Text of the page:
In the majority of hospitals, the tasks of optimization of the EHR are bestowed upon the IT specialist and, in the cases of large hospital networks, a unified IT department. They conduct frequent rundowns of the system, analyze its deficiencies, and perform repairs and optimizations as needed. One of the most occurring mistakes is the lack of clinician involvement in the process. Instead of working with doctors and nurses about how should the EHR be optimized to ensure patient safety, safe use, and ease of implementation, IT specialists usually operate in isolation, along with the overarching guidelines and their own views on how things should work, disconnected from the reality in the field.
The hospital reviewed with the SAFER guidelines has a similar trend. While the IT specialists typically conduct surveys of what should be changed about the existing system, they do not go in-depth and often inconvenience the working staff with inappropriate timings. It is easier for the nurses to write that “everything is fine” during the working day rather than spend 30 minutes filling out the form. In addition, clinicians do not have any influence on how the IT changes the EHR, instead of being forced to accept the changes post-factum. The hospital should create a board where clinician representatives would work with the IT to ensure better and more appropriate results.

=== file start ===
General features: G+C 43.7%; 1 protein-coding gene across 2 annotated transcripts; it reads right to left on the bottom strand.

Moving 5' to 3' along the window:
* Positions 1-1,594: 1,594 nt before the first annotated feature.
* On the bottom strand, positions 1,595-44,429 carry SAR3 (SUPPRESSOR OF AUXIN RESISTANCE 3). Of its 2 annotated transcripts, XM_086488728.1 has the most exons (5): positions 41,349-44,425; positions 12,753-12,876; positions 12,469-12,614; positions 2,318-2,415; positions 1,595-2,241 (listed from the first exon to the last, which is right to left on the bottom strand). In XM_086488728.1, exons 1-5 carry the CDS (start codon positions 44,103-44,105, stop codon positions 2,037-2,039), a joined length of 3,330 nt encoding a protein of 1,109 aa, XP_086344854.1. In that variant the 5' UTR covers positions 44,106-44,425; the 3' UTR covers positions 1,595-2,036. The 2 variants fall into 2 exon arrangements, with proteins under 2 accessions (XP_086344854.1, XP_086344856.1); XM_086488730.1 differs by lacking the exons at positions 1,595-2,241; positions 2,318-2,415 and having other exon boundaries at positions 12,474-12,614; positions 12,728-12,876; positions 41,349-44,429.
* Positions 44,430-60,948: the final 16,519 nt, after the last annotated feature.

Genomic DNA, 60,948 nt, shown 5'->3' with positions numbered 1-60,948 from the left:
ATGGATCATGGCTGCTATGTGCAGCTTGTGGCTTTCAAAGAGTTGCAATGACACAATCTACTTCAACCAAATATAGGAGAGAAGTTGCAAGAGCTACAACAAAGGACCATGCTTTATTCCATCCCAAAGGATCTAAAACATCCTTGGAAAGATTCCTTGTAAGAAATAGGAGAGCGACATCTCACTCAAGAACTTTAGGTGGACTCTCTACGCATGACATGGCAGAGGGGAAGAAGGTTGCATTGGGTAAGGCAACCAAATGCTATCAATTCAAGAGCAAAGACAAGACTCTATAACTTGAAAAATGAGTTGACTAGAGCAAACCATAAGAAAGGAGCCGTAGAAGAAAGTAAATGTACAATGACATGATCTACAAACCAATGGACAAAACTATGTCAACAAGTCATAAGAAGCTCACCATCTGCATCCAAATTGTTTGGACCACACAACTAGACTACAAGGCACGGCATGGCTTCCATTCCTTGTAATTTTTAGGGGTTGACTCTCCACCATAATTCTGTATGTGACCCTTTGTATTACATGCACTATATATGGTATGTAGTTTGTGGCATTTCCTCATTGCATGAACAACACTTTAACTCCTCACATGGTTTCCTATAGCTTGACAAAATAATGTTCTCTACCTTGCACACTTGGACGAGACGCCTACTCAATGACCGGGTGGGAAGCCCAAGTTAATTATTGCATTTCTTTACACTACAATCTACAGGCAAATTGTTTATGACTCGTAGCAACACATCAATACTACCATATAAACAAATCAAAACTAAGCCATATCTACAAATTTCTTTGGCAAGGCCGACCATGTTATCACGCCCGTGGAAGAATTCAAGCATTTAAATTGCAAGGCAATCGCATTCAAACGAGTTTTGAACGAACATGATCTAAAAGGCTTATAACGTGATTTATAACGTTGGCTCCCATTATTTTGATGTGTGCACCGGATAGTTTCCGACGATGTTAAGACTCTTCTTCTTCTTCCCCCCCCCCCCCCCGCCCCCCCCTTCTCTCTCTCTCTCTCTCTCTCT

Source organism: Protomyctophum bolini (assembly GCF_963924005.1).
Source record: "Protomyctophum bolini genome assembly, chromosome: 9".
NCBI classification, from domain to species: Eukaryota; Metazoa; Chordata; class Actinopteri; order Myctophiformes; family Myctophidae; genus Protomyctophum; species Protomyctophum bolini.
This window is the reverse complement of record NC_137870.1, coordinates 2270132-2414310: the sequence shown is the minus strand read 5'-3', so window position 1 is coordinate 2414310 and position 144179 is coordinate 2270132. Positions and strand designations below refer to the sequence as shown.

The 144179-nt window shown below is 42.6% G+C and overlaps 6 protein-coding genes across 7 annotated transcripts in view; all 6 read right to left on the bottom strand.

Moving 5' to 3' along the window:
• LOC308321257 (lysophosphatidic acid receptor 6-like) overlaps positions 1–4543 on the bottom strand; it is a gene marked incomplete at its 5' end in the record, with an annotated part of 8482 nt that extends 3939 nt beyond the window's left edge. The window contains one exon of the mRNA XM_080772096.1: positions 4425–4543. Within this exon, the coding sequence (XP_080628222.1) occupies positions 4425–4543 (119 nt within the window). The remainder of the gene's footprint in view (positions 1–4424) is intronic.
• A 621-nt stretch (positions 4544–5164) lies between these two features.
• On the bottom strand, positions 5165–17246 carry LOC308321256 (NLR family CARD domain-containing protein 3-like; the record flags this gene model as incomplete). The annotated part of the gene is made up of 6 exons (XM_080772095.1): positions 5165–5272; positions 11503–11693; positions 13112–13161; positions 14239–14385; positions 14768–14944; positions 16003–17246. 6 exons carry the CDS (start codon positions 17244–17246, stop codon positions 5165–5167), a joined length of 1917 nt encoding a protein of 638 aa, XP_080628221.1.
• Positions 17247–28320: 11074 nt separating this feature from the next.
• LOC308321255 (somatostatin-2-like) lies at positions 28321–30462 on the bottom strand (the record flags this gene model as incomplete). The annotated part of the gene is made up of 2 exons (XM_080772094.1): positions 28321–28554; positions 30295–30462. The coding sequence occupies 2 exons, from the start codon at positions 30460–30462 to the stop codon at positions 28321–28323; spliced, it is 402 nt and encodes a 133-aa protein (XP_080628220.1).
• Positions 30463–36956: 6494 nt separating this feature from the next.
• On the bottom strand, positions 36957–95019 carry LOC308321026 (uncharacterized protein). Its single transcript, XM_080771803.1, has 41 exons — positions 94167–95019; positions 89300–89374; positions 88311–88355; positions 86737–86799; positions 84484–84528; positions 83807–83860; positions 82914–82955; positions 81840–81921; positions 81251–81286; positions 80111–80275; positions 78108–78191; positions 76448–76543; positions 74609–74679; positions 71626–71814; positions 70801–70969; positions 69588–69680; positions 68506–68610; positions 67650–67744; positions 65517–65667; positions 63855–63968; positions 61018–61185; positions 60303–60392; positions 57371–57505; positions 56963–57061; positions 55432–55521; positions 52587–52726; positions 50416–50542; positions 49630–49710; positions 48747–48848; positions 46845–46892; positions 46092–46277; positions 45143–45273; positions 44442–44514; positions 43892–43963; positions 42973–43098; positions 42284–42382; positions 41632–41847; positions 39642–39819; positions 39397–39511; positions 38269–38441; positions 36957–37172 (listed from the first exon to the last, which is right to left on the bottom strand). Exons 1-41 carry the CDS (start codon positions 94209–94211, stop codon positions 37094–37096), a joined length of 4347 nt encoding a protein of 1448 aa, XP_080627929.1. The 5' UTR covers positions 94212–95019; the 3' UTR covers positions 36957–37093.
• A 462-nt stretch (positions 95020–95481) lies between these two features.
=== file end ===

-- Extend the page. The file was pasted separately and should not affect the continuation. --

Such a conjoined effort would provide the hospital with several benefits. First, the changes to safety of use and patient security would better reflect on the situation in the hospital when the initiative for change comes from the clinicians rather than the IT. Second, the specialists involved would be more motivated to acknowledge and adopt the technological changes coming from their peers. The quality of the improvements would increase as well, in accordance with SAFER guidelines.